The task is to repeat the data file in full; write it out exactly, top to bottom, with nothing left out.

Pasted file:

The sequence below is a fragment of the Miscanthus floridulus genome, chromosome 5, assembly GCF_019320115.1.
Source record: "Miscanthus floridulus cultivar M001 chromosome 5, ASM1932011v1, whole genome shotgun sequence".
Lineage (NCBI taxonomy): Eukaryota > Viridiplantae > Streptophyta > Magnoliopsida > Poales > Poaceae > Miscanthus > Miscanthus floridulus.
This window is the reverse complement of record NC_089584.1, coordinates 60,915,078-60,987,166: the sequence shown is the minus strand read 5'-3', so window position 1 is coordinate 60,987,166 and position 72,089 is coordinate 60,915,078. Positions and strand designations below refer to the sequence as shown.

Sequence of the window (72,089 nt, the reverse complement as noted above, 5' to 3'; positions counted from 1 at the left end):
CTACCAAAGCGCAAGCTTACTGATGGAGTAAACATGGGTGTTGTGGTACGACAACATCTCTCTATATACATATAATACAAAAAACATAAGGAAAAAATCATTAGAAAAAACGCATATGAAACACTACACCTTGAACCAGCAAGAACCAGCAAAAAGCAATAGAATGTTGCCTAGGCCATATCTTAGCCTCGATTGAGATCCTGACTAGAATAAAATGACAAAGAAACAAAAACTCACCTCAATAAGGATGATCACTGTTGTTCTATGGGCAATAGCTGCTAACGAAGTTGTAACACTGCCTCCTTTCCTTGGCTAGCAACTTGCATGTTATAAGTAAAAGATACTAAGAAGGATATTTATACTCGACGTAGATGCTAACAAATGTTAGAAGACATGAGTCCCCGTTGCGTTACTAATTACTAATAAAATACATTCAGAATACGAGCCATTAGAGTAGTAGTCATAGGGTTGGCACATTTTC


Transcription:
The sequence below is a fragment of the Miscanthus floridulus genome, chromosome 5, assembly GCF_019320115.1.
Source record: "Miscanthus floridulus cultivar M001 chromosome 5, ASM1932011v1, whole genome shotgun sequence".
Lineage (NCBI taxonomy): Eukaryota > Viridiplantae > Streptophyta > Magnoliopsida > Poales > Poaceae > Miscanthus > Miscanthus floridulus.
This window is the reverse complement of record NC_089584.1, coordinates 60,915,078-60,987,166: the sequence shown is the minus strand read 5'-3', so window position 1 is coordinate 60,987,166 and position 72,089 is coordinate 60,915,078. Positions and strand designations below refer to the sequence as shown.

Sequence of the window (72,089 nt, the reverse complement as noted above, 5' to 3'; positions counted from 1 at the left end):
CTACCAAAGCGCAAGCTTACTGATGGAGTAAACATGGGTGTTGTGGTACGACAACATCTCTCTATATACATATAATACAAAAAACATAAGGAAAAAATCATTAGAAAAAACGCATATGAAACACTACACCTTGAACCAGCAAGAACCAGCAAAAAGCAATAGAATGTTGCCTAGGCCATATCTTAGCCTCGATTGAGATCCTGACTAGAATAAAATGACAAAGAAACAAAAACTCACCTCAATAAGGATGATCACTGTTGTTCTATGGGCAATAGCTGCTAACGAAGTTGTAACACTGCCTCCTTTCCTTGGCTAGCAACTTGCATGTTATAAGTAAAAGATACTAAGAAGGATATTTATACTCGACGTAGATGCTAACAAATGTTAGAAGACATGAGTCCCCGTTGCGTTACTAATTACTAATAAAATACATTCAGAATACGAGCCATTAGAGTAGTAGTCATAGGGTTGGCACATTTTC